I made a few things during the residency, some music, some drawings, a poem, did a boring and long application. Laid some foundational bricks and thoughts towards some collaborations. But the production, the “work”, didn’t feel like the most important aspect. It was the time spent resting or trying to allow and conceive the mind, body and spirit at rest that felt the most exciting, the most precious. It was the stuff I am still with.

Image descriptions left to right:

A close up of a hand with blue painted nails holding a brown rock with a hole in the middle

A hand with painted nails holding a very big DIY brush taped to a wooden spoon.

A hand with painted nails holding an Irish St Bridgets Cross weaved with grass.



Researched ancient European pagan advent practices, which coincidentally were thought of as twelve days of rest. See attached podcast on the 12 days 1 and documentary about Wassailing 2. From this thread got obsessed with a German spirit who would punish anyone she found working during the twelve days. Who is this domme? How do I find her?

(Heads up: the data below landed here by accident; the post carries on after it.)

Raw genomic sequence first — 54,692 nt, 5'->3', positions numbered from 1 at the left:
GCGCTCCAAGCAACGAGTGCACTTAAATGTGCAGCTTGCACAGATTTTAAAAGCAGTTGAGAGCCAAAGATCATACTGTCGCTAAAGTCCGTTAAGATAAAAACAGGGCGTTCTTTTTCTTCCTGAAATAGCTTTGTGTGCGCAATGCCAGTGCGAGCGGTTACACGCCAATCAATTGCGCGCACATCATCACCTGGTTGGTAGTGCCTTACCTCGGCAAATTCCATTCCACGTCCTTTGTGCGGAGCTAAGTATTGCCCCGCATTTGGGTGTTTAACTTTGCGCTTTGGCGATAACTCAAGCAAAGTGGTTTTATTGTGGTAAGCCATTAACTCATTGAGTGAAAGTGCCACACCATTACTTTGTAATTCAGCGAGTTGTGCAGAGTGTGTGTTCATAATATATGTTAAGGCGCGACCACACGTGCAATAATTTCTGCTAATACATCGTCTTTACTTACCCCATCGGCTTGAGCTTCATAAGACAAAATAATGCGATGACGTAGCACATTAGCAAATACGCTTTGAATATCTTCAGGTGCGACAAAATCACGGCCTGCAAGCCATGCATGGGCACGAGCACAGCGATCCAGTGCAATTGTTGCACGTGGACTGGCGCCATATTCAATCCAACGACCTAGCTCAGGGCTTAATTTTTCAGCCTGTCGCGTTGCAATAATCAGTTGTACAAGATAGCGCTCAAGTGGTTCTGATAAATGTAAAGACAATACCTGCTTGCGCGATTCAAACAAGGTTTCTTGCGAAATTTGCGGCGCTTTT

Picked an animal of the year on New Year’s Eve: Pig. My friend Holly told me about the practice she had invented for herself, the task is simple: pick an animal to inspire the year. 

Short digression: fuck the pig/cop metaphore. Poor pigs. Humans are the only animals that can act like cops towards each other. The only animals that oppress and hate and bully based on prejudice. 

Anyway, back to pigs. Some pig qualities I’d like to cultivate this year: dirty, foraging, clever, sleep, eat, nest building, keen sense of smell.